In April, the Commonwealth of Virginia passed legislation that allows convicted felons who meet certain criteria to regain civil rights, such as the right to vote, run for office, serve on a jury and become a notary public. However, this law does not reinstate other rights, such as the right possess a firearm. Due to this restriction, someone who has been convicted of a felony may find him or herself charged with weapons crimes if he or she happens to have a firearm on his or her person, even if it was not involved in any kind of criminal activity.
A recent article describes such a case in Ashburn. A man was cleaning his weapon in his home at approximately 2:30 a.m. on May 13, 2016. A mishap occurred, and the man unintentionally shot himself. He received non-life threatening injuries, and he was treated at a local hospital.
Police investigated the incident, and, on May 15th, they eventually arrested the man on several charges. He was charged with possession of a firearm by a convicted felon, reckless handing of a firearm and felony child endangerment. No other residents were reported injured in the home, and the suspect remains in custody on a $10,000 bond.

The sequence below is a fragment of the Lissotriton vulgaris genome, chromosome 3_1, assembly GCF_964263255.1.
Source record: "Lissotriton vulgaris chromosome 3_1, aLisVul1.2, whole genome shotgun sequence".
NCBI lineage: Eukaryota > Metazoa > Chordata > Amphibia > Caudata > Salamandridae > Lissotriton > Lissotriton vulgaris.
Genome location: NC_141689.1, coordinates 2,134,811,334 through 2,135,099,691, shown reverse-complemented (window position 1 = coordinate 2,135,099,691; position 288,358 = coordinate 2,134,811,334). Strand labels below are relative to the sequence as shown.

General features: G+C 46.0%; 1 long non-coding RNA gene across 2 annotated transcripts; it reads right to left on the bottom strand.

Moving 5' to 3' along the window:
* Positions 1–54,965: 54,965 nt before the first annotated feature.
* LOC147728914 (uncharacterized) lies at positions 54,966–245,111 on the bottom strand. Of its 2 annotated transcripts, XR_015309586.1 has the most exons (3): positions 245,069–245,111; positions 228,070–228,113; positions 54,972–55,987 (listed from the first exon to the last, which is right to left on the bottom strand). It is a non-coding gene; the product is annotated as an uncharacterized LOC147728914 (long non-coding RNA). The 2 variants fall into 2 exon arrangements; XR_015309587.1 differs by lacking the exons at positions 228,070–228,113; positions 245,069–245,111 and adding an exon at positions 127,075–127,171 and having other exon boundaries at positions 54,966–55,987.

Those in Virginia who have been accused of weapons crimes may find it beneficial to contact an attorney who focuses on criminal law. This type of attorney will have an understanding of how to approach a criminal case and know which options may be available to someone who has a previous felony in his or her past. The attorney will also be able to assist in assuring an individual's rights are protected when charged with a non-violent weapons charge.
Source: Ashburn, Va. Patch, "Ashburn Man Arrested After Unintentionally Shooting Himself: LCSO", Sharon Reed, May 16, 2016